Horizontal running cloth shutters (such as Leica used.... and Pentax, and Canon, and many others for a while) are usually quieter than most vertical, metal bladed focal plane shutters. Pentax and Canon continued to use cloth shutters long after many other manufacturers had switched to the Copal type, vertical metal shutters. The downside, the horizontal cloth shutters many topped out at 1/500 shutter speed, most only managed 1/60 flash sync, plus were more easily damaged, needed adjustment and service more often. The metal shutters gave immediate gains to 1/125 flash sync and higher shutter speeds... commonly 1/1000 and even 1/2000 in 1960 (Konica F early in the year with an early mechanical form of the vertical metal shutter, tho later in 1960 Canon R2000 managed 1/2000 with a cloth shutter too... neither camera lasted long in the marketplace, though). Most of the new shutter design only offered 1/1000 through the 1960s and 1970s, but soon 1/2000 was more common once they became electronically controlled, then 1/4000 the the early 1980s (Nikon FM2N). Tolerances were more accurate... +/- 25% with the earlier mechanical, +/- 10% approx. with the later electronically controlled versions. Durability was way, way up and service requirements greatly reduced... a Konica T3 I bought in 1979 is working just as well today as it did then, was serviced once in the mid 1990s.

Now this type shutter is what pretty much what all modern DSLRs use, offering speeds up to 1/8000 (a few even faster), flash sync up to 1/300 and a very high degree of accuracy, plus pretty incredible long-term durability and virtually no service requirement.

You also could get some pretty weird "trailing" effects using flash combined with a horizontally running cloth shutter.

Now, a Nikon film camera with the MD-11 or MD-12 motor drive... that's frickin' noisy! It wasn't called the "AK47 of Motor Drives" for nothing! Or try a Mamiya RB67 or Pentax 67... that 60x70mm mirror in those cameras really packs a wallop (the early Pentax 6x7 didn't have mirror lockup, either!).


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jeffherald
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May 29, 2012 13:47 as a reply to amfoto1's post |  #9

I'm still sporting a 20D and it has quite a "clack" when it shoots. I agree with you about being embarrassed about the noise in quiet locations. My brother recently upgraded from a 40D to a 60D and both of those were quieter.

My question is, how does the 7D compare? That's the one I am considering for my upgrade.


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tkbslc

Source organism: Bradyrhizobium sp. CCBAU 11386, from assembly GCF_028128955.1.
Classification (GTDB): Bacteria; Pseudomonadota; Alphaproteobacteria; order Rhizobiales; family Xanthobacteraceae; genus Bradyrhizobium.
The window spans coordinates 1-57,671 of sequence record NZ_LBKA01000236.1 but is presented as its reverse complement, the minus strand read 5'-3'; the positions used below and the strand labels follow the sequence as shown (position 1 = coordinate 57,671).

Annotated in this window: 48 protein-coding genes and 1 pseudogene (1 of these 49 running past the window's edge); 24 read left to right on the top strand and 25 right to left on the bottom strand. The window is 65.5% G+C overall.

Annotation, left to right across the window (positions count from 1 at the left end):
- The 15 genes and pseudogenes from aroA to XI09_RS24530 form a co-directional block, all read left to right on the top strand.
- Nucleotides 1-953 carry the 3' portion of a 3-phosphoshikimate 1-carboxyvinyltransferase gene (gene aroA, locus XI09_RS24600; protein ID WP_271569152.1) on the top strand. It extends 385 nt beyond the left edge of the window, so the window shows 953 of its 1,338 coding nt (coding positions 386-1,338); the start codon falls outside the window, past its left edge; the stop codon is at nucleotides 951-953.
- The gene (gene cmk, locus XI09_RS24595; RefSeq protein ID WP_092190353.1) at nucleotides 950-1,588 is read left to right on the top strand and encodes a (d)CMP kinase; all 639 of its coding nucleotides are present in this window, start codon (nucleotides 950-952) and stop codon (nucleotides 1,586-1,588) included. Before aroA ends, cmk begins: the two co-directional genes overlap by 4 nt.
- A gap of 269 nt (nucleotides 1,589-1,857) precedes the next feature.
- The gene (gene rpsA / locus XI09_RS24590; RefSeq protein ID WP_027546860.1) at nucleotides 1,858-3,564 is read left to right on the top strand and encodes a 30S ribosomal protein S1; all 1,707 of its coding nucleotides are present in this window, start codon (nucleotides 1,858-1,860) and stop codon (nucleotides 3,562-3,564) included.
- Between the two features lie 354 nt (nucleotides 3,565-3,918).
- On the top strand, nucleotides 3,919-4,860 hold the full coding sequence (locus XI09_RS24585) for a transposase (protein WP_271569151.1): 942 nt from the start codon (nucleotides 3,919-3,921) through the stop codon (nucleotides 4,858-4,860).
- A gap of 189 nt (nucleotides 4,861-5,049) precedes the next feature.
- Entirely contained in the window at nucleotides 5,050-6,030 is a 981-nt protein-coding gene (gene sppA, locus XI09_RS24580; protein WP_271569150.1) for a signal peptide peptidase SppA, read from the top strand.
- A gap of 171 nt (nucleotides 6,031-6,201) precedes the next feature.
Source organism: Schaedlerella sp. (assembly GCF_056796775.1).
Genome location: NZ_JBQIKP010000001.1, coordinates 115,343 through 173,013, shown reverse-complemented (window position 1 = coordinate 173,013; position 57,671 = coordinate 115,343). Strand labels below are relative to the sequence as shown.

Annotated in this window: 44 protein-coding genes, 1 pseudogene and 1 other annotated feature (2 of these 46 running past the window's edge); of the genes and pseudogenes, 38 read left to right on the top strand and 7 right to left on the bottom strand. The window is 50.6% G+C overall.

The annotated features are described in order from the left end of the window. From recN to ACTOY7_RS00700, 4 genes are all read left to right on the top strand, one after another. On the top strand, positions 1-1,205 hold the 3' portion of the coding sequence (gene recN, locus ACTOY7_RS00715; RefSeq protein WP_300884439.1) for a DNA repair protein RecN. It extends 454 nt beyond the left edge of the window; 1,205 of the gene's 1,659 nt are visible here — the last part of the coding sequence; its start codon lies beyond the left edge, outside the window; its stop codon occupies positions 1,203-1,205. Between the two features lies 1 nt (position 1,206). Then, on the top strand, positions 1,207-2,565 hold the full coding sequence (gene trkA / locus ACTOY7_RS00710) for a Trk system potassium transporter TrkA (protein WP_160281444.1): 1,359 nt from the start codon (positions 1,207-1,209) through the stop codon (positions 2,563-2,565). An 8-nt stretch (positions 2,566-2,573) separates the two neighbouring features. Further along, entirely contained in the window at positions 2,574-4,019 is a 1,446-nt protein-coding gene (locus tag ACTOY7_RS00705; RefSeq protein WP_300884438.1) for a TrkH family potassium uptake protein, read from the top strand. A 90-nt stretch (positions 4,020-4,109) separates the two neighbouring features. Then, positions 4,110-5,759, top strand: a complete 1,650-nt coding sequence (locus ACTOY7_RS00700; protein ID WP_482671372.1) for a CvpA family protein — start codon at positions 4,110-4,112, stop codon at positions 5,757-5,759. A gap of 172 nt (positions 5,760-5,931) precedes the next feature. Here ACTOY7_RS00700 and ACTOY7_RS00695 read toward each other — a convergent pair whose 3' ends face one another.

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May 29, 2012 14:40 |  #10

Usually higher end cameras get louder, not softer.

What's strange is that many associate the sound of the shutter with quality, and a loud shutter is a sign of a "real" camera.


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koala ­ yummies
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May 29, 2012 16:01 as a reply to tkbslc's post |  #11

You should be able to find plenty of sound clips on various shutters (I know I've seen lots on youtube), but they're all going to be pretty similar. Just keep snapping away, your subjects (and others around you) will eventually start to ignore it.

It's not as bad as a White House press conference, sometimes you can barely hear the person at the podium through all the clicking! :p

I would think that the full-frame and 1 series would be the loudest (larger, heavier duty mirrors/shutters).

Just keep clicking away!


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tomme
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May 29, 2012 16:03 as a reply to tkbslc's post |  #12

60D shutter soundexternal link


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tagnal
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May 29, 2012 19:59 |  #13

Yeah, you can look on youtube for videos about shutter sounds for all the cameras. If you want a silent shutter mode when not in live view, I believe the 1Ds mk iii and the 5D mk iii both have that option. Hefty premium for those bodies though.


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BrickR
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May 29, 2012 20:03 |  #14

mike_311 wrote in post #14500282external link
mine isn't too loud. actually, coming from a rebel it actually sounds pretty sweet.

Same here. When I got the 60d that was the second thing I noticed from my 550d (viewfinder was the first thing)


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The ­ Fox
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May 29, 2012 20:03 |  #15

Live view by default will be quieter because it is only cocking the shutter and not driving the mirror also. It is not that loud but live view will be the best way to get silence even in normal modes, the silent modes just delay the shutter cocking to make it appear quieter.

Nick